30.12.2010 г.

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TANDO: A New Adaptive Physical Training Method

V.V.Pevchenkov.
Lesgaft Physical Training Academy.


 

Rehabilitation / reconstruction institutions are employing quite a number

of methods designed to train patients to acquire the necessarv motor skills.

The purpose of the present article is to provide the basis for a new approach

to motor learning in patients after suffering traumas, diseases such as infantile

cerebral paralysis (ICP) and particularly, to train children with arrested psychomotor development.

The proposed method - TANDO therapy - implies motor learning by training, using the technique of forced motions. It combines training methods

involving the assistance of a kinetotherapist (with the patient held by his arms and pushed to stimulate his movements, while controlling the position of his leg and helping him hold his balance) and methods using suspension in “collars” and corsets of various designs.

A serious disadvantage of such methods is the lack of effective means allowing the sick child to copy the natural motor skills of a healthy person, since it is only by means of the hand and by verbal directions that the patient is governed. It is very difficult to control the correct posture of the leg.

Such methods are not adequate for a mentally deficient child.

The essence of TANDO therapy resides in that the patient is forced to repeat natural motional cycles transmitted, through mechanical coupling, from the respective part of the body of a healthy person called the TANDO therapist, or instructor.

In other words, the patient positioned in front of the TANDO therapist is connected by a rigid mechanical coupling to form a single tandem with the latter (Fig.1). The instructor`s arms, legs, trunk and head are tied to respective parts of the child`s body. Any movement performed by the TANDO therapist makes the trainee perform a similar movement, by virtue of an appropriate motion-transmission mechanism.

 

 Fig.1


There is a variety of mechanical coupling types which may be used either jointly or separately, depending on which motions are to be taught. Fig.2 illustrates, by way of example, the connection of the trainer’s and the child’s fingers.

 

 Fig.2


Children with severely retarded mental development and paralyzed extremities are known to lead an essentially motionless life, their movements

looking unnatural. The immobility results in muscle atrophy, and the unnatural

movements turn into the “natural” stereotyped pattern which is extremely hard to correct. Therefore, it is preferable that a child be connected in tandem for the whole day (with the exception of the rest hour and the night sleep) for a period of weeks, months and may be even years.

In his article “Hopeless is by no means doomed” published in “Izvestiya” in 1991, I.A.Skvortsov, Professor of the Paediatrics and Children’s Surgery Research Institute (Moscow), wrote about a group of American scientists working at the problem of reconstruction of the human potential, who claimed that in early childhood there are no such states when an individual cannot be cured. If a blind child is subjected, day after day, to visual stimulation and an immovable child is persistently taught to crawl by moving his arms and legs, the function is ultimately awakened.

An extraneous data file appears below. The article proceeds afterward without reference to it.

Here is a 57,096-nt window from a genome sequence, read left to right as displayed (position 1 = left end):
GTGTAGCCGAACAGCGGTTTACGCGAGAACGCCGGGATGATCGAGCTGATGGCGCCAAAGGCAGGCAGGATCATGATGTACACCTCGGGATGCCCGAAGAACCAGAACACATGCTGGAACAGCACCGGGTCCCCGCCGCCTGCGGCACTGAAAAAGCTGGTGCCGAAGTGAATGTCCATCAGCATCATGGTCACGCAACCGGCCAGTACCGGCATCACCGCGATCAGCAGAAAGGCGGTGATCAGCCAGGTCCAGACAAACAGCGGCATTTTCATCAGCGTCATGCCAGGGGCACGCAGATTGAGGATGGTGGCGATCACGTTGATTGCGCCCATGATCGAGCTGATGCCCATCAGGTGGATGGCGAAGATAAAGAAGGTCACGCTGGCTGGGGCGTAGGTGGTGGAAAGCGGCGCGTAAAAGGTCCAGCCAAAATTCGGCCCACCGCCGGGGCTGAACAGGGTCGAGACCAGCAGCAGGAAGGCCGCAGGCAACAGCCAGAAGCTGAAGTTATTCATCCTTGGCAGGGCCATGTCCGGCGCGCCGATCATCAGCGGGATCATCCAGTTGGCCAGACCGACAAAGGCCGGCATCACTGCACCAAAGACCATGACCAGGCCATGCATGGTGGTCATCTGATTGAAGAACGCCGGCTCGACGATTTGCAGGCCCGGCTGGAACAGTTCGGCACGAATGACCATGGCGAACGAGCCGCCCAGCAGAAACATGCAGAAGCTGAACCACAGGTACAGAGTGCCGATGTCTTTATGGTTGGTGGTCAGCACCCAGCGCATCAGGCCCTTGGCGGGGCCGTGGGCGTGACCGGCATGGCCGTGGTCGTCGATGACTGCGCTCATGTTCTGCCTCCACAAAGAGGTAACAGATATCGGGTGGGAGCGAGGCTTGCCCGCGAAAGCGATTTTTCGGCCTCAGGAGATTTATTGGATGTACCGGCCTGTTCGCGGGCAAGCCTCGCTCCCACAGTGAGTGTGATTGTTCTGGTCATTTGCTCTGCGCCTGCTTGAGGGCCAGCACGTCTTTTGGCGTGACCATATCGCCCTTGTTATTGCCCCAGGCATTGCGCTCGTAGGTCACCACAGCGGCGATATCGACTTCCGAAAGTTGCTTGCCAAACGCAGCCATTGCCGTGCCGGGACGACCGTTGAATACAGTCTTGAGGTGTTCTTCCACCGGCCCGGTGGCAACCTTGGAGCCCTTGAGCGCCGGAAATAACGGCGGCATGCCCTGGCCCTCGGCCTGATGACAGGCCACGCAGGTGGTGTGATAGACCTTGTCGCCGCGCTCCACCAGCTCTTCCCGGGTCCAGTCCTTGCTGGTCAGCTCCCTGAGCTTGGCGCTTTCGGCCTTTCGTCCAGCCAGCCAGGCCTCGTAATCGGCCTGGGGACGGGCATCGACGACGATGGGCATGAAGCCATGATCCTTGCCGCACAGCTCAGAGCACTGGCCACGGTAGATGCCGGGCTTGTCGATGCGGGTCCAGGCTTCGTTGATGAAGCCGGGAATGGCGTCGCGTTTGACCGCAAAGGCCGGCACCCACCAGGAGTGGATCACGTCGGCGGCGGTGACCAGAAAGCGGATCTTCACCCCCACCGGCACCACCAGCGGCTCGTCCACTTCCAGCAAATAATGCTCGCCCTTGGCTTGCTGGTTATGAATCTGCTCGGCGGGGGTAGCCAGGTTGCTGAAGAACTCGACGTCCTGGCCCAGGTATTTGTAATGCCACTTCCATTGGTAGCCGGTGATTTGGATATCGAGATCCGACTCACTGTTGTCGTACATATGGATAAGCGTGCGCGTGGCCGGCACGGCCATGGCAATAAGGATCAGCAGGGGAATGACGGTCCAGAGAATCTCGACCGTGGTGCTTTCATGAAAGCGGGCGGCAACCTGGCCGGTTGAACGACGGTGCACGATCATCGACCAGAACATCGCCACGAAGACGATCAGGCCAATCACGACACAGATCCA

TANDO method splendidly corroborates this assertion, since the mechanical coupling permits all the everyday actions to be performed, namely: washing one’s face and hands, drying them on the towel, running, skipping with a rope, and many others. Thus a child is trained to cope with a practical motional task and, if necessary, to change a wrong stereotype.

The TANDO therapist is subjected to substantial physical stresses. But if we consider that in the Middle Ages, the knights carried armour weighing 100 kg. and the weight of a child is much lower, it may be concluded that this method is quite acceptable to a trained man. It goes without saying that only those instructors who have worked out special tricks to safeguard them from accident in case of an eventual fall, must devote themselves to the cause of TANDO therapy.


Finally, another positive factor should be mentioned. The tandem contributes to the mental development of a child. In fact, the trainer can explain to the trainee, which slope is steep and which is not, how it is to run fast or slow. etc. The presence of a TANDO therapist makes it possible for the child to take part in the games of other children.

One single article fails to describe all the techniques and details of the method of TANDO therapy. Some questions are still left without answer. But one point is clear: you may be certain that it will be a valuable addition to help us overcome or substantially minimize the consequences of the infantile cerebral paralysis, mental retardation and other diseases.

Received for publication: 13 august, 97.

 
(Journal: “Theory and Practice of Physical Training” 1998, No 1).
 

 
 
 
 
 
 
 
 
 
 
 
 
 
 
Телефоны для справок в Петербурге:

+7(812)756-98-37, 752-66-70 Владимир Андреевич
email: Sirine@mail.ru 

 

 

 

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